With one day left in the season a lot of things are finally set. The Giants secured the final playoff spot with a 5-2 win against Houston yesterday, but found out that an Arizona drubbing of San Diego (17-8) denied them any chance at the NL West division title. The first round will be, in the NL, San Francisco vs. Atlanta and St. Louis vs. Arizona. In the AL Anaheim plays New York and Minnesota plays Oakland. The top seed in the AL is still up for grabs between the Yankees and the A's. Should the Yankees finish one-half game behind the A's (if the A's win today and the Yanks lose), they will be required to play a make-up game against the Devil Rays and a win will clinch home-field throughout the playoffs. The second seed in the NL is still to be decided between Arizona and St. Louis with the D-Backs one game in front. Should they end in a tie (i.e., D-Back loss and Cardinal win today), the Cardinals will get home-field advantage in their series.
Looking at the standings, I still marvel at the polarization of the team records. There will be three teams with at least 105 losses (Detroit, Tampa Bay, and Milwaukee). That has never happened before. The previous most was two (in 1909, '11,'15, '39, '63, '64, '69, '79, and '88) and only twice before (1969 & '79) were there two 105+ losers in the same league (the AL has Detroit and Tampa Bay). However, by using wins and loses as the media do, we limit ourselves to mostly teams playing with an 162-game schedule. If instead we use the .352 percent cutoff (i.e., highest possible winning percentage with 105 losses), then we see that the 3-league year of 1884 weighs in with the highest total, 12 teams. Next are two National Association years with six (1872 and '75), and finally three years with 4 (1873-NA, 1890-three leagues, 1893-12-team NL).
There are also a great deal of teams doing very well in 2002. There are three teams (Atlanta, New York Yankees, and Oakland) who will end the year with 100 wins. That has only occurred three other times 1942 (first WWII year), 1977 (expansion year), and 1998 (ditto). Again if we remove the 162-game bias from the investigation and instead use a .617 winning percentage as our lower threshold, we find that 1884 had 10 teams qualify. There was one year with 5 (1886), and five years with 4.
2002 has a good number of teams winning 90 games (11), in fact so many that three will not make the playoffs. Those three teams with 90+ wins (Los Angeles, Boston, and Seattle) that will not make the playoffs have garnered a good deal of the press that ranges from an isn't-that-odd slant to claims that the agreed-upon Collective Barganing Agreement did not go far enough to right baseball's ship. The previous high was 9 in 1977 and '99. Next were 1978, 2000, and 2001 with 8. Removing the 162-game bias (i.e., instead use .555 win percent as cutoff), returns two 3-league years as the leaders, 1884 (with 15) and 1890 (with 11). Also, the strike-shortened 1994 season had 9 teams fit the criterion.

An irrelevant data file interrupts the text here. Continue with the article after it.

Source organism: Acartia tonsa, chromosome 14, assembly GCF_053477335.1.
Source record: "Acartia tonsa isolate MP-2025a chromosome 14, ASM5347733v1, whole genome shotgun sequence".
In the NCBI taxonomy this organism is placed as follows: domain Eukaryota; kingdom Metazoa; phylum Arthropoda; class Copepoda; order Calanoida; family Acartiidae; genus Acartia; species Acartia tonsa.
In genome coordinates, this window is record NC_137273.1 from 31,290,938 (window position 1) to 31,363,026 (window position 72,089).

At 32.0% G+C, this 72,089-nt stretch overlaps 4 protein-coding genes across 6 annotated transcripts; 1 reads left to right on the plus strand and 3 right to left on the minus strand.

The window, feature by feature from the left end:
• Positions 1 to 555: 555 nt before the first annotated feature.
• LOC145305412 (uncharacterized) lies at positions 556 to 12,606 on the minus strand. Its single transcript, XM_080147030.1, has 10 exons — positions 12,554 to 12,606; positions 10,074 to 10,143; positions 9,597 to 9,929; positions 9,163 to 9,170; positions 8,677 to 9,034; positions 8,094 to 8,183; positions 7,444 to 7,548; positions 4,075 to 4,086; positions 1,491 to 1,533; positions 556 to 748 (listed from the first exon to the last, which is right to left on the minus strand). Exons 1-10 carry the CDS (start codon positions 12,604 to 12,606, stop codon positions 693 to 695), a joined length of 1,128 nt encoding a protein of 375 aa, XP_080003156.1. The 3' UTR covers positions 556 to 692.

This year has seven teams with 90 losses. That is not the highest total. 1999 had 9. There were eight 90-loss teams in 1969, '72, '78, '93, 2000, and 2001. Checking without the 162-game bias (using .445 upper threshold), returns 1884 with 15.
So what's the deal with 1884 you ask? Well, in 1884 there were three leagues: today's National League, the 1882-91 American Association, and the one-year Union Association. The Union Association is widely acknowledged to be the weakest major league since the National Association. The Union Association had 12 teams according to official standings, but many of those teams were short-lived and the league never had more than 8 clubs at one time. The league finally expired as its best team and the only one to complete its entire schedule, the St. Louis Maroons, joined the NL for 1885.
One would expect that the adding in the loosely organized UA is what would cause such a polarized season in 1884. The 12-team UA had 3 of its teams finish with what would translate into 100 wins in 162 games (and therefore three 90 wins). They also had 6 with 90 losses and five with 105. They also had three with .451, .532, and .552 winning percentages. However, the two existing leagues were even more polarized than the UA. The AA's entire roster either won the equivalent of 90 games (7) or lost 90 (6). 5 had 100-win comparable season, and 4 had 105-loss seasons. The senior circuit faired only slightly better: all of its teams had either 90-win (5) or 90-loss (3) equivalent seasons. Two NL clubs had a 100-win equivalent season and 3 had a 105-loss equivalent one. The UA, as uneven as its talent was, was the only one of the three leagues to field mediocre (between 72 and 90 equivalent wins).
In 1885, the UA folded, the NL had only 2 of 8 teams in the 90-win-equivalent category but 4 in the 80-loss. The AA's equanimity was more easily re-established: only 2 90-win-equivalent teams and no 90-loss-equivalent ones.
With all of the comparisons between 2002 and the highly polarized 2002 season, it makes one wonder if the doom-and-gloom predictions of the owners have any validity. Then when the fact that 1884 was the only year with 30+ teams (33) and that there have only been a handful of 30-team years (1998 to 2002), it is apparent that there is too little data to draw any conclusion. Clearly the probability of having more 90-win or 90-loss teams increases as the number of teams increases, but whether this highly polarized season was due to dumb luck or some endemic competitive balance problem in MLB remains to be seen.